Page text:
Meanwhile SFWA has an updated announcement which defines their strategy for dealing with this situation – starting with an immediate hiatus of the Bulletin until improvements can be made. This, I like. This tells me somebody’s taking the matter seriously… unlike, for example, when Microsoft does its sexist thang and then shrugs and walks away. But still… once bitten, twice shy…

I would love to hear from other writers. What’s your strategy? Is this SFWA thing just a hiccup? Are there other organizations/publications more friendly to women? Should we just give up and go back to scratching stories in notebooks that get shoved in drawers, as some might prefer? Or should we wait it out and see if the atmosphere becomes friendlier to geek women in the future? And how might we help make that happen?

 

How Much Of Our Children’s Narratives Should We Share Online?

Social networks abound with the intimate details of our lives. Family photos, vacation plans, concerns and celebrations – all of it becomes part of our ongoing online identities. It’s one thing when you’re posting about yourself, but what about when you post about your kids?

As I browse various social networks, I’ve come to realize that people are just plain sharing too much stuff. I cringe when I see baby pictures because I know pedophiles steal them. I wince when a friend posts “Greetings from vacation!” because I know burglars use the same social networks to find empty homes to rob. I want to scream when people say, “I only friend people I know” or “I use the same password on Facebook and Twitter” because I know cybercriminals create fake profiles and hijack real ones.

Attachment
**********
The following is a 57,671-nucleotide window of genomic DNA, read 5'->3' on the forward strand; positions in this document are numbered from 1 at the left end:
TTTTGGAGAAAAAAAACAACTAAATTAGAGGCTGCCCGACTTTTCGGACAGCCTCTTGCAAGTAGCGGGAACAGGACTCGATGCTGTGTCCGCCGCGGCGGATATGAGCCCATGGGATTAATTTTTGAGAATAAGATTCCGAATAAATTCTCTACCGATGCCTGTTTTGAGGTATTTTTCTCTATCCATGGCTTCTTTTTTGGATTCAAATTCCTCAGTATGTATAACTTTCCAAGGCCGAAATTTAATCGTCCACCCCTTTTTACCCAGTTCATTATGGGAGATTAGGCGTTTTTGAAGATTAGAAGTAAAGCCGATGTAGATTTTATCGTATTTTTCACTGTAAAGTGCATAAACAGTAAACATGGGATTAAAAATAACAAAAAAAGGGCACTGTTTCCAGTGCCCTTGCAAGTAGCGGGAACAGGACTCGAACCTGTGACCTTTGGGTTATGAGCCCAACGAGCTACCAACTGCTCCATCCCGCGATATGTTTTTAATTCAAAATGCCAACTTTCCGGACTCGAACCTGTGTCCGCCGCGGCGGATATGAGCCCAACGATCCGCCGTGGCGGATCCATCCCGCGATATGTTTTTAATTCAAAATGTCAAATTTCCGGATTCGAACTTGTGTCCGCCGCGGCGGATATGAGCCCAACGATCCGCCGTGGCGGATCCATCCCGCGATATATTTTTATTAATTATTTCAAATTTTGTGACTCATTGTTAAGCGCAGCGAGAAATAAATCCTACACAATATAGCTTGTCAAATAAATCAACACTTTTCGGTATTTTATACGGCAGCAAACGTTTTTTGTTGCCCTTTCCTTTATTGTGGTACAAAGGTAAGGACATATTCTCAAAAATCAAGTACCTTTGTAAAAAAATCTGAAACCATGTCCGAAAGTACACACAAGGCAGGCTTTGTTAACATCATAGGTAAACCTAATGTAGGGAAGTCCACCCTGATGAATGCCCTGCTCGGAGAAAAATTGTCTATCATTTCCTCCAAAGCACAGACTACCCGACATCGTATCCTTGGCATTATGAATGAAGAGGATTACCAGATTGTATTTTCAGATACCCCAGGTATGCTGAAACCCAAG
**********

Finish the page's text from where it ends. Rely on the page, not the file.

My question is this: How much of our children’s narratives should we share online?

I find myself coming down hard on this issue, as a writer and as an adult adoptee and advocate for adoptee rights. I believe the narratives of minors should be not be shared, or should only be shared minimally, until the minor is of an age to make his or her own decisions. I’ve spoken on my adoptee rights blog 73adoptee about the question of who controls adoptee narratives (here and here, for example). Many adoptive parents and prospective adopters blog intimate details about an adoptee’s origins before that adoptee even has a chance to know for themselves! I know how I’d feel if the personal details of my origins had been spread around in public before I was old enough to voice my opinion. It’s up to me to decide what to share of my story, and how much, and when. (It’s also up to me to decide what I should know about my adoption instead of having agencies or governmental bureaucracies deciding for me, as eloquently described by my friend Amanda over at Declassified Adoptee.)